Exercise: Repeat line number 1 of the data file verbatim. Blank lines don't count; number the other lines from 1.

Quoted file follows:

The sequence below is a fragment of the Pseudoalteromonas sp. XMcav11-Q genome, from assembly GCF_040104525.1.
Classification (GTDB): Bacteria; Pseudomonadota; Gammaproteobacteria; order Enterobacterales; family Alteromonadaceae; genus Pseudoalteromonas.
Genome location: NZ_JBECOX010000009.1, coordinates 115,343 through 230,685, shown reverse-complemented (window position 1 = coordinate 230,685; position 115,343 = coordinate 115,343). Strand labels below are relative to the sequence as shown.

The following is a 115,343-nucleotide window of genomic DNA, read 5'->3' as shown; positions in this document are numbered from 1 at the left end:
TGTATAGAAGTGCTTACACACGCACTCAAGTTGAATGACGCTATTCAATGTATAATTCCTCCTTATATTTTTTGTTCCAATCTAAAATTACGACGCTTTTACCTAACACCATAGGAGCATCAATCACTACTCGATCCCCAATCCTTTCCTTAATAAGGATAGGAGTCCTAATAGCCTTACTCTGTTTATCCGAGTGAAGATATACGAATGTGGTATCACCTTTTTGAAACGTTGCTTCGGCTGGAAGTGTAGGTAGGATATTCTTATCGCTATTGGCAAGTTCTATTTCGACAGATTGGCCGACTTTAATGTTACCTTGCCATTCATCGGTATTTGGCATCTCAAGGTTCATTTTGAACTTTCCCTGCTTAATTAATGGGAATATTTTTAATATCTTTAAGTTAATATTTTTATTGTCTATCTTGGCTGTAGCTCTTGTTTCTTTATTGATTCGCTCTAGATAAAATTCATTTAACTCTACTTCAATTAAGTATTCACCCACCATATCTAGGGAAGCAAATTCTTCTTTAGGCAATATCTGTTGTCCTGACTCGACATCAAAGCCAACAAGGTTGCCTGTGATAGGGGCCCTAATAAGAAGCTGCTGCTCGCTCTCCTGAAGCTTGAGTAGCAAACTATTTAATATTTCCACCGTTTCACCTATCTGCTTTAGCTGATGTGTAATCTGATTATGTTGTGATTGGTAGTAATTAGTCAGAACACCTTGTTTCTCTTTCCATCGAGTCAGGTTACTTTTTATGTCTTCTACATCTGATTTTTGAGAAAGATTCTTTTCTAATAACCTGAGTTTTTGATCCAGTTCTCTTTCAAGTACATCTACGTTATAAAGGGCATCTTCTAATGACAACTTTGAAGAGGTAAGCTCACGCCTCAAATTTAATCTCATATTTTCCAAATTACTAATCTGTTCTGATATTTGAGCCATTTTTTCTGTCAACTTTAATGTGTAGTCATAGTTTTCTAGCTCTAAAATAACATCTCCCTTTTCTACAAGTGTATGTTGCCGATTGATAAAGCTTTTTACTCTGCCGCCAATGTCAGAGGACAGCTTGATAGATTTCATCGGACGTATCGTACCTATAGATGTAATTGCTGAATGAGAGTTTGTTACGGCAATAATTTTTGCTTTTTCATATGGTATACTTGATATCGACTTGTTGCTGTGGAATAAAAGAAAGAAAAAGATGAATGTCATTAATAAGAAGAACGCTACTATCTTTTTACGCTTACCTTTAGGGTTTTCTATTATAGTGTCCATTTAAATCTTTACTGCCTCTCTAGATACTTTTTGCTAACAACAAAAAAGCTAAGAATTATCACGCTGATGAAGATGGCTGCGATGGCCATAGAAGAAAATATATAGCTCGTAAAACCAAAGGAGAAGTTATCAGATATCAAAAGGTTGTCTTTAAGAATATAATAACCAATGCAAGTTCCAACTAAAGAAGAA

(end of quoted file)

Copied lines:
The sequence below is a fragment of the Pseudoalteromonas sp. XMcav11-Q genome, from assembly GCF_040104525.1.